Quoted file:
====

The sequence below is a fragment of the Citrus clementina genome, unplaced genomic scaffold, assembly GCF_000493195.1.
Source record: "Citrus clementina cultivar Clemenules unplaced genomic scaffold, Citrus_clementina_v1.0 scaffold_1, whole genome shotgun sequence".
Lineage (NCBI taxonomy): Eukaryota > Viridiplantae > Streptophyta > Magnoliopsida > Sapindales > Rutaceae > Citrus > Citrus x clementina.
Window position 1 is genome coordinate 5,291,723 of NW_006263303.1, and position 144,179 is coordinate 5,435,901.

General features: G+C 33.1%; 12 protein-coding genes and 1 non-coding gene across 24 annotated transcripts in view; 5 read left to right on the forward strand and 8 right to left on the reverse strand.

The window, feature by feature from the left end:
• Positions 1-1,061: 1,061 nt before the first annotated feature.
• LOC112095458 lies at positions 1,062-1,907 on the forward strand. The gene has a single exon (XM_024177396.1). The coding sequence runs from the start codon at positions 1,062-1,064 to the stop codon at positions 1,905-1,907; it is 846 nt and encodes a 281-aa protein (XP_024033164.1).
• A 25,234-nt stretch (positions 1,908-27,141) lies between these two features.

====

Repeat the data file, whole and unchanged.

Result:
The sequence below is a fragment of the Citrus clementina genome, unplaced genomic scaffold, assembly GCF_000493195.1.
Source record: "Citrus clementina cultivar Clemenules unplaced genomic scaffold, Citrus_clementina_v1.0 scaffold_1, whole genome shotgun sequence".
Lineage (NCBI taxonomy): Eukaryota > Viridiplantae > Streptophyta > Magnoliopsida > Sapindales > Rutaceae > Citrus > Citrus x clementina.
Window position 1 is genome coordinate 5,291,723 of NW_006263303.1, and position 144,179 is coordinate 5,435,901.

General features: G+C 33.1%; 12 protein-coding genes and 1 non-coding gene across 24 annotated transcripts in view; 5 read left to right on the forward strand and 8 right to left on the reverse strand.

The window, feature by feature from the left end:
• Positions 1-1,061: 1,061 nt before the first annotated feature.
• LOC112095458 lies at positions 1,062-1,907 on the forward strand. The gene has a single exon (XM_024177396.1). The coding sequence runs from the start codon at positions 1,062-1,064 to the stop codon at positions 1,905-1,907; it is 846 nt and encodes a 281-aa protein (XP_024033164.1).
• A 25,234-nt stretch (positions 1,908-27,141) lies between these two features.